There is enough and to spare for all….
Nobody need be content with just crumbs from under the table. To affirm some need never mean denying others. Too often we behave as if we need to claim our ground at the expense of others, we create hierarchies to defend our own position at God’s table.
That’s certainly true in politics, - and the divisions that scar our country are the result of that way of thinking…that YOUR gain must mean my loss…
That the world can be divided into worthy insiders and unworthy outsiders
Us and them. Sadly, we behave as it those same rules must apply within our churches
But God never thinks in those stark binary terms.
God is God in community – and on this Trinity Sunday it is good to remember that in the famous Rublev icon, our God in three persons leaves space at the table for you and me...and his love – well, as the prayer puts it, his love compels us to come in, and we find that we are all alike included in a boundless welcome.

You see, God is not a God who draws lines to exclude but one who is continually enlarging the boundaries until we, each one of us, know for ourselves that we belong...that we are each one of us wanted, each one of us insiders, held in God's embrace….that nothing, - least of all any human divisions, will ever separate us from God’s love.

Wednesday, June 07, 2017

Open door policy?

Once upon a time I was a daily blogger - and honestly, if anything could entice me back into that indulgent discipline, it would surely be the roller-coaster that has been life so far in this year of grace 2017. My personal life has been both more challenging and more joyful than I would have imagined possible, my Cathedral life has been its usual mix of wonderful, challenging and frustrating...and the world, well, that would provide enough fuel for several blogs a day.

With two terrorist attacks in the UK just a few days apart, I've had lots to reflect on - not least the place of cathedrals in general, and ours in particular, at such times of crisis. This was brought into sharp relief when I learned that, as pretty much part of a crime-scene, Southwark Cathedral was unable to open for worship just when they must have been most longing to, on the day after the attack on Lambeth Bridge and Borough Market. It takes an awful lot for a church to close its doors on a Sunday. There's something in the DNA that dictates that, no matter what pattern of worship you might offer at other times, it matters to be doing something together on a Sunday...and there's a particular instinct to gather in the wake of awful events, so my heart went out to my colleagues at Southwark - with an added frisson of relief that on this particular weekend my son, who sometimes sings there, was safely with me in the Lake District.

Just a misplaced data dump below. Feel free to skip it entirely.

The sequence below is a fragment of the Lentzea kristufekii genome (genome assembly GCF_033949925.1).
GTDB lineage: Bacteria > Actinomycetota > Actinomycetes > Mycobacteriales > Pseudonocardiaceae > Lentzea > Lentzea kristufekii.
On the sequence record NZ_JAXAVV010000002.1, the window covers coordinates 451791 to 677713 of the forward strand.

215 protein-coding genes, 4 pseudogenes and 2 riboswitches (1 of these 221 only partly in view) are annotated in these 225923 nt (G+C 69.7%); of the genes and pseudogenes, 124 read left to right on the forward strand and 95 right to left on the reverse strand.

I hate, of course, that I mind more about disasters when they are close to home...I want to live out those words of John Donne's "Any man's death diminishes me, because I am involved in mankind" - but the truth is that I'm substantially more involved with those who live just a couple of hours away than with those in other countries. That's not something to celebrate, but it's a truth that I have to face as I acknowledge that I'm very much a work in progress.

That's not what I want to focus on today, though. Today,it’s all about the challenge and delight of cathedrals as places of welcome and of sanctuary.  Having only worked here for three years, entrance charges have been part of my Coventry experience from day one. I’ve felt sad about them, of course. I’ve recognised that for the majority of our visitors it makes no sense that this huge and impressive building should not have resources to match. I’ve lamented the fact that those who come to be quiet, whether or not they are consciously seeking God, can only venture as far as the very public “prayer circle” by the West Screens without buying a ticket, and I’ve wondered about the many who might have popped in for ten minutes en route to a train, who will now never come through the doors.